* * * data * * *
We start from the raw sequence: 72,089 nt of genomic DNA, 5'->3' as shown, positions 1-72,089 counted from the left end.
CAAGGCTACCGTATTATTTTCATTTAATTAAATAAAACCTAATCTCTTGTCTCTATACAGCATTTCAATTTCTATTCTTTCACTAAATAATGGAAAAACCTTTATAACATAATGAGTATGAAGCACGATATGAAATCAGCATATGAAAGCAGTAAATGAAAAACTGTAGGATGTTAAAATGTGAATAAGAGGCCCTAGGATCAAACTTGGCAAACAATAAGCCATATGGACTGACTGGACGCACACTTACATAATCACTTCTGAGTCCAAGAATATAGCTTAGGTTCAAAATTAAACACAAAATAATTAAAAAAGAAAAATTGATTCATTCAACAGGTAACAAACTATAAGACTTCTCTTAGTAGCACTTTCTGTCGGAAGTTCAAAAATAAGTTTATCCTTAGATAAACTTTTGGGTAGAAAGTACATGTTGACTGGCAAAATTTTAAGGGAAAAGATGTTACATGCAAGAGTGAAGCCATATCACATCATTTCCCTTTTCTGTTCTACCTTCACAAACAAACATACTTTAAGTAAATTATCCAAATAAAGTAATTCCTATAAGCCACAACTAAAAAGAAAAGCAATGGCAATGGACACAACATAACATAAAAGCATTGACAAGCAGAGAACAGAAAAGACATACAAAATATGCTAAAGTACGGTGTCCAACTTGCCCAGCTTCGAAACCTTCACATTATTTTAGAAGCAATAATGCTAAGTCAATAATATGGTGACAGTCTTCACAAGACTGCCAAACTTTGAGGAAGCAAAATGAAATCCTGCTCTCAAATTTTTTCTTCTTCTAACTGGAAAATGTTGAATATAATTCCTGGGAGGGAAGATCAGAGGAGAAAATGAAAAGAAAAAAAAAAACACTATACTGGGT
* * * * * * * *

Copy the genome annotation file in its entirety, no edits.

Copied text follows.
We start from the raw sequence: 72,089 nt of genomic DNA, 5'->3' as shown, positions 1-72,089 counted from the left end.
CAAGGCTACCGTATTATTTTCATTTAATTAAATAAAACCTAATCTCTTGTCTCTATACAGCATTTCAATTTCTATTCTTTCACTAAATAATGGAAAAACCTTTATAACATAATGAGTATGAAGCACGATATGAAATCAGCATATGAAAGCAGTAAATGAAAAACTGTAGGATGTTAAAATGTGAATAAGAGGCCCTAGGATCAAACTTGGCAAACAATAAGCCATATGGACTGACTGGACGCACACTTACATAATCACTTCTGAGTCCAAGAATATAGCTTAGGTTCAAAATTAAACACAAAATAATTAAAAAAGAAAAATTGATTCATTCAACAGGTAACAAACTATAAGACTTCTCTTAGTAGCACTTTCTGTCGGAAGTTCAAAAATAAGTTTATCCTTAGATAAACTTTTGGGTAGAAAGTACATGTTGACTGGCAAAATTTTAAGGGAAAAGATGTTACATGCAAGAGTGAAGCCATATCACATCATTTCCCTTTTCTGTTCTACCTTCACAAACAAACATACTTTAAGTAAATTATCCAAATAAAGTAATTCCTATAAGCCACAACTAAAAAGAAAAGCAATGGCAATGGACACAACATAACATAAAAGCATTGACAAGCAGAGAACAGAAAAGACATACAAAATATGCTAAAGTACGGTGTCCAACTTGCCCAGCTTCGAAACCTTCACATTATTTTAGAAGCAATAATGCTAAGTCAATAATATGGTGACAGTCTTCACAAGACTGCCAAACTTTGAGGAAGCAAAATGAAATCCTGCTCTCAAATTTTTTCTTCTTCTAACTGGAAAATGTTGAATATAATTCCTGGGAGGGAAGATCAGAGGAGAAAATGAAAAGAAAAAAAAAAACACTATACTGGGT